A few years ago I blogged about falling down the up escalator. (Here) I pointed out that the first question spectators ask (after “Are you all right?”) is “Did you faint? Dizzy? Do you want to go to the ER?”
My answer to all these questions has always been ‘No.” I don’t fall often but when I do it’s always because I am not paying attention to my feet. Like once when I got up out of my chair to take my empty cup back to the kitchen. I had kicked off my shoes and as I stood on one foot, cup in hand, trying to slip my other foot into my shoe, I lost my balance and crashed like a felled tree. Nothing hurt seriously, I picked myself up, brushed myself off, and started again.
More recently, to follow the coffee angle, I was at work taking a cup back to my office when the toe of my shoe caught on the concrete floor and I stumbled. Have you had that happen — usually on a carpet? Why is that? If anyone figured out why that occurs, it will be the biggest discovery since the split atom. But I digress.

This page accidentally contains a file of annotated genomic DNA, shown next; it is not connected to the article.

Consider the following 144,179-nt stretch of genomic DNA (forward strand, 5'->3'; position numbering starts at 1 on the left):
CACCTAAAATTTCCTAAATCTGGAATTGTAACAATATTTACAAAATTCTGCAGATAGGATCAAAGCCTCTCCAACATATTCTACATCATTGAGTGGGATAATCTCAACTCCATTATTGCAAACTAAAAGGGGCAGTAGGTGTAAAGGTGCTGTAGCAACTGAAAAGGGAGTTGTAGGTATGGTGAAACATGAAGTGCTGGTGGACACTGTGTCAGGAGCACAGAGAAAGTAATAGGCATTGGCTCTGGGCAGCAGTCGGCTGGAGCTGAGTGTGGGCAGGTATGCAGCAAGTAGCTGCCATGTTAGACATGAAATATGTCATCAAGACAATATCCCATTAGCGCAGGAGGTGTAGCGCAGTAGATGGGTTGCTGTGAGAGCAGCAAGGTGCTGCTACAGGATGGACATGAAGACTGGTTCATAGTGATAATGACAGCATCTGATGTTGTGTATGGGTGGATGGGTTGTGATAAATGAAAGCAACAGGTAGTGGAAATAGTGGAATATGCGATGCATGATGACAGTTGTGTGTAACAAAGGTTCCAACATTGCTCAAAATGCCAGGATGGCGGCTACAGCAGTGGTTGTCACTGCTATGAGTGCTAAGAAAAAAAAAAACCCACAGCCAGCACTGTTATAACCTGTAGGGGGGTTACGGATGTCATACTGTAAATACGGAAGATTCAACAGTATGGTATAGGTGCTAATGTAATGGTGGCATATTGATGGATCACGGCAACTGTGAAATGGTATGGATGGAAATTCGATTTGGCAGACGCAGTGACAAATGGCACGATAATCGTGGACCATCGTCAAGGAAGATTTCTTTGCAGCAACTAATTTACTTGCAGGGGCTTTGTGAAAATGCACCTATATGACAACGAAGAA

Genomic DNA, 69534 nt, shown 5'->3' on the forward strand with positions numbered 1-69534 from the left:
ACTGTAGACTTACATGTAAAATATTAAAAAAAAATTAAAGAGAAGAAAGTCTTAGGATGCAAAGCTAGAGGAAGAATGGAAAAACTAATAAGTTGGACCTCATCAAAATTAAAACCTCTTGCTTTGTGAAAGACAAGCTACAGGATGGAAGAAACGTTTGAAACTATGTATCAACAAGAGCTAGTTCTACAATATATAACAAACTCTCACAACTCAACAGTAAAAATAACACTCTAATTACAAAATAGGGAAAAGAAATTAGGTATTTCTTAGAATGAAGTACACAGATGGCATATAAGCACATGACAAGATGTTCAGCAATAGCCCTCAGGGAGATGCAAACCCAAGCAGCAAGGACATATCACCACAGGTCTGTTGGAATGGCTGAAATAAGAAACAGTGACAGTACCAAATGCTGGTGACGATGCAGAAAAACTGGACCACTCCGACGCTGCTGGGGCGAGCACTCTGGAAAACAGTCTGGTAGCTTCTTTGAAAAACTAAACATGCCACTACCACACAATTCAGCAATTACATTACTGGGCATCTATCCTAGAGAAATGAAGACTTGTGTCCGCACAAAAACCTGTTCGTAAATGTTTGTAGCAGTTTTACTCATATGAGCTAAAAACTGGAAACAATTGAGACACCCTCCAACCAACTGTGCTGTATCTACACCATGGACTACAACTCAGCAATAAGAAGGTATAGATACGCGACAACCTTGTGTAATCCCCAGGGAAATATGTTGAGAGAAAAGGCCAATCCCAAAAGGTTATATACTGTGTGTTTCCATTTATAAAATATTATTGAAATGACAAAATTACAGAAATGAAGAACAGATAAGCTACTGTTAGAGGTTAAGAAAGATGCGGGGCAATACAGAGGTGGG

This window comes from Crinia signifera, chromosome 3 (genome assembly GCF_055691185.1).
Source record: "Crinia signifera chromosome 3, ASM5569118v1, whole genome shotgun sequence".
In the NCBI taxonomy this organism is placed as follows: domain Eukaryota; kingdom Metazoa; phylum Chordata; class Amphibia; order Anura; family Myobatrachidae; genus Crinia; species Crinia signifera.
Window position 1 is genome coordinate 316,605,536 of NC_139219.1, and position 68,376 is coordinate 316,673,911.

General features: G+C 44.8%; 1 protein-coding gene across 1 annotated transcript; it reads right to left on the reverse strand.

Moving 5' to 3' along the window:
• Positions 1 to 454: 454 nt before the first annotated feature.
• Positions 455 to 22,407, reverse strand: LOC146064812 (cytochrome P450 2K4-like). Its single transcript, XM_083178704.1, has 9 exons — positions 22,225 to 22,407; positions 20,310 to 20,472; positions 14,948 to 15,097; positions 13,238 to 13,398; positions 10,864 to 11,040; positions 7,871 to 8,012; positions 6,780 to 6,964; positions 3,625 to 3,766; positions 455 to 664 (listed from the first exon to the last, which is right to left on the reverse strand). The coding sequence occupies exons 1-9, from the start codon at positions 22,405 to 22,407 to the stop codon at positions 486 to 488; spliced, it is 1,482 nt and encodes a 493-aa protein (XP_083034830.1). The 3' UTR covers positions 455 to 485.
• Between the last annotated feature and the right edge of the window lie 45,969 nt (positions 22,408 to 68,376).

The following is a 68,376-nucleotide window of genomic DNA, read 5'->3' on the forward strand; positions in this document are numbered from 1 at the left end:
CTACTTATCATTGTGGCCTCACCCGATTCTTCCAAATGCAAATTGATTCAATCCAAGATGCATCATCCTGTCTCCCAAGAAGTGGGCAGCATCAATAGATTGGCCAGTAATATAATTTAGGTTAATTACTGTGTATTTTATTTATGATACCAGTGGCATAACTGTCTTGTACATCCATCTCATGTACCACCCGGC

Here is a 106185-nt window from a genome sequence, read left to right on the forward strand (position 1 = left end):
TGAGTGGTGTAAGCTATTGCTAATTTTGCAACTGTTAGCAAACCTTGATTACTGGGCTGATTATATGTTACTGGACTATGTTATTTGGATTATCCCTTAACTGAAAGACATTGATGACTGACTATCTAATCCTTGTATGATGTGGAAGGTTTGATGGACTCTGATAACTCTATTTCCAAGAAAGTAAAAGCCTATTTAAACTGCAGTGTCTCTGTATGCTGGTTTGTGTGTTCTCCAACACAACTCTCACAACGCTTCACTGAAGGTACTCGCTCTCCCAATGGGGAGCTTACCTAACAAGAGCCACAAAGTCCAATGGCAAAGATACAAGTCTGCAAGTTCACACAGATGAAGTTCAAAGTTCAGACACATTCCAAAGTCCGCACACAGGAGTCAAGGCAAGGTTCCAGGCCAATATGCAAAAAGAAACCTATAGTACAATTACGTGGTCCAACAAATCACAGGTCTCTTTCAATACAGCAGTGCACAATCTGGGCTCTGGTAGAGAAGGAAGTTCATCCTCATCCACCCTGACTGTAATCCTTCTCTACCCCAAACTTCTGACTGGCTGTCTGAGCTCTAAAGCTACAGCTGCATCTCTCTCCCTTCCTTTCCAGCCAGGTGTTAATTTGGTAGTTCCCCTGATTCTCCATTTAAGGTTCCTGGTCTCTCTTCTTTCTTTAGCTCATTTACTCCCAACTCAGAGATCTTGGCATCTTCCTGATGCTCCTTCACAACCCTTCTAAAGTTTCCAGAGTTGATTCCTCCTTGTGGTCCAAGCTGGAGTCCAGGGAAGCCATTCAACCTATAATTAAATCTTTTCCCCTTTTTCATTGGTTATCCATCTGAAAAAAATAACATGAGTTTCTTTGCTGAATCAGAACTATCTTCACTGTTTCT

When my toe caught, the rest of my foot stopped moving but I continued down the hall … at least as far as the length of my body. Kerplunk. The cup of coffee in my hand became a tsunami of brown liquid splashing across the floor. Fortunately the only injury was a bruised knee for me and threatened cardiac arrest for a couple of co-workers.
An incident last December was the result of my poor depth perception (blogged about here). We were in dress rehearsal of It’s a Wonderful Life at Center on the Square in Searcy. The script called for my character, Mother Bailey, to quickly follow son Harry up three steps and exit through the door at the top. I had done that perfectly at several rehearsals, but that particular night as I came to the first step I simply did not raise my foot high enough, tripped and fell up the stairs. Every person on stage gasped and froze in place. Even though no audience was present, I stayed in character and “Mother Bailey” said, “Well, help me up.”
Like hitting the “un-pause” button, everyone jumped to life and rushed to do my bidding. When I tried to straighten up I was standing on the hem of my dress, making the recovery less than smooth. We finished the scene without further ado, because after all, the show must go on.